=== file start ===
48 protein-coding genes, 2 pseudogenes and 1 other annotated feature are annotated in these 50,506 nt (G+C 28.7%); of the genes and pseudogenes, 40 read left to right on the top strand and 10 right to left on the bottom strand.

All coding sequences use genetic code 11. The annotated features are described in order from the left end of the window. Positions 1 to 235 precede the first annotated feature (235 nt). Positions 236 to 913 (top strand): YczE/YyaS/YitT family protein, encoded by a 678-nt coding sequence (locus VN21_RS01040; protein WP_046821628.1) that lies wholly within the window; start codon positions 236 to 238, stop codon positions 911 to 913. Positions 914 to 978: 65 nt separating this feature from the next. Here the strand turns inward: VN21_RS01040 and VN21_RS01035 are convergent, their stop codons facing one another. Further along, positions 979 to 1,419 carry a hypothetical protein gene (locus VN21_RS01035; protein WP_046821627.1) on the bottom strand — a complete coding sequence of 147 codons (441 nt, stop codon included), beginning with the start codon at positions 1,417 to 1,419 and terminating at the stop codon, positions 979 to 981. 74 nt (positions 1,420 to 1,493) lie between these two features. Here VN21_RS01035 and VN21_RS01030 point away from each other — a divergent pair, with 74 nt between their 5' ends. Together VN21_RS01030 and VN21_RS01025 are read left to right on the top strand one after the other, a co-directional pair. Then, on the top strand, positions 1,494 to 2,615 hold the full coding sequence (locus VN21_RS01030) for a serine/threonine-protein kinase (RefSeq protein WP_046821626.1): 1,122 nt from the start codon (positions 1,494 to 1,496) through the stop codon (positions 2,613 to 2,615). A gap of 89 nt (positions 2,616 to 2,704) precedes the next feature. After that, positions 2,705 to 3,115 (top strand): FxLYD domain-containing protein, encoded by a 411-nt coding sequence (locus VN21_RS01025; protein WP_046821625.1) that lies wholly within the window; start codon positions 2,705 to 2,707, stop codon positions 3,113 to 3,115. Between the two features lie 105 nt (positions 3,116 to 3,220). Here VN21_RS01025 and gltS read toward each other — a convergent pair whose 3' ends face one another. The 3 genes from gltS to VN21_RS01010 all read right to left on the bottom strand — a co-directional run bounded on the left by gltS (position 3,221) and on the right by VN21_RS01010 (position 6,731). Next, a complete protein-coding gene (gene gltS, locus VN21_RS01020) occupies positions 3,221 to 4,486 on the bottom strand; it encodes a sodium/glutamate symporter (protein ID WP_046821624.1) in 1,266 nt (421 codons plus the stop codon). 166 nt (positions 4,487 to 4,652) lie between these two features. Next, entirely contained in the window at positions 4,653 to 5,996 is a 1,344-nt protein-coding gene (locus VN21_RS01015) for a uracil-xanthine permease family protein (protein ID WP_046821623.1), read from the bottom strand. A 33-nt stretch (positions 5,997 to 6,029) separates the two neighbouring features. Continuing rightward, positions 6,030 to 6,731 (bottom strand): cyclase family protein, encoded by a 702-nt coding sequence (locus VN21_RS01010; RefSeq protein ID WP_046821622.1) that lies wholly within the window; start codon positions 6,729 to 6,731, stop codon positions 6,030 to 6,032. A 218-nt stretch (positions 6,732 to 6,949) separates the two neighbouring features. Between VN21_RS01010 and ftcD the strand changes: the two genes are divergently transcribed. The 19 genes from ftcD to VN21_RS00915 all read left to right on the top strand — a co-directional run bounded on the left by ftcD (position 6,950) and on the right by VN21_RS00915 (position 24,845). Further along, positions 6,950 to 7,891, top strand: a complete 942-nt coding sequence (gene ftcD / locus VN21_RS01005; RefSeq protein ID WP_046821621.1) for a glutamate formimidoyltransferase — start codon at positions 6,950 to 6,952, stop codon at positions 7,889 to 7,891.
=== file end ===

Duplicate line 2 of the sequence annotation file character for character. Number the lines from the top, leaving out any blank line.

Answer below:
All coding sequences use genetic code 11. The annotated features are described in order from the left end of the window. Positions 1 to 235 precede the first annotated feature (235 nt). Positions 236 to 913 (top strand): YczE/YyaS/YitT family protein, encoded by a 678-nt coding sequence (locus VN21_RS01040; protein WP_046821628.1) that lies wholly within the window; start codon positions 236 to 238, stop codon positions 911 to 913. Positions 914 to 978: 65 nt separating this feature from the next. Here the strand turns inward: VN21_RS01040 and VN21_RS01035 are convergent, their stop codons facing one another. Further along, positions 979 to 1,419 carry a hypothetical protein gene (locus VN21_RS01035; protein WP_046821627.1) on the bottom strand — a complete coding sequence of 147 codons (441 nt, stop codon included), beginning with the start codon at positions 1,417 to 1,419 and terminating at the stop codon, positions 979 to 981. 74 nt (positions 1,420 to 1,493) lie between these two features. Here VN21_RS01035 and VN21_RS01030 point away from each other — a divergent pair, with 74 nt between their 5' ends. Together VN21_RS01030 and VN21_RS01025 are read left to right on the top strand one after the other, a co-directional pair. Then, on the top strand, positions 1,494 to 2,615 hold the full coding sequence (locus VN21_RS01030) for a serine/threonine-protein kinase (RefSeq protein WP_046821626.1): 1,122 nt from the start codon (positions 1,494 to 1,496) through the stop codon (positions 2,613 to 2,615). A gap of 89 nt (positions 2,616 to 2,704) precedes the next feature. After that, positions 2,705 to 3,115 (top strand): FxLYD domain-containing protein, encoded by a 411-nt coding sequence (locus VN21_RS01025; protein WP_046821625.1) that lies wholly within the window; start codon positions 2,705 to 2,707, stop codon positions 3,113 to 3,115. Between the two features lie 105 nt (positions 3,116 to 3,220). Here VN21_RS01025 and gltS read toward each other — a convergent pair whose 3' ends face one another. The 3 genes from gltS to VN21_RS01010 all read right to left on the bottom strand — a co-directional run bounded on the left by gltS (position 3,221) and on the right by VN21_RS01010 (position 6,731). Next, a complete protein-coding gene (gene gltS, locus VN21_RS01020) occupies positions 3,221 to 4,486 on the bottom strand; it encodes a sodium/glutamate symporter (protein ID WP_046821624.1) in 1,266 nt (421 codons plus the stop codon). 166 nt (positions 4,487 to 4,652) lie between these two features. Next, entirely contained in the window at positions 4,653 to 5,996 is a 1,344-nt protein-coding gene (locus VN21_RS01015) for a uracil-xanthine permease family protein (protein ID WP_046821623.1), read from the bottom strand. A 33-nt stretch (positions 5,997 to 6,029) separates the two neighbouring features. Continuing rightward, positions 6,030 to 6,731 (bottom strand): cyclase family protein, encoded by a 702-nt coding sequence (locus VN21_RS01010; RefSeq protein ID WP_046821622.1) that lies wholly within the window; start codon positions 6,729 to 6,731, stop codon positions 6,030 to 6,032. A 218-nt stretch (positions 6,732 to 6,949) separates the two neighbouring features. Between VN21_RS01010 and ftcD the strand changes: the two genes are divergently transcribed. The 19 genes from ftcD to VN21_RS00915 all read left to right on the top strand — a co-directional run bounded on the left by ftcD (position 6,950) and on the right by VN21_RS00915 (position 24,845). Further along, positions 6,950 to 7,891, top strand: a complete 942-nt coding sequence (gene ftcD / locus VN21_RS01005; RefSeq protein ID WP_046821621.1) for a glutamate formimidoyltransferase — start codon at positions 6,950 to 6,952, stop codon at positions 7,889 to 7,891.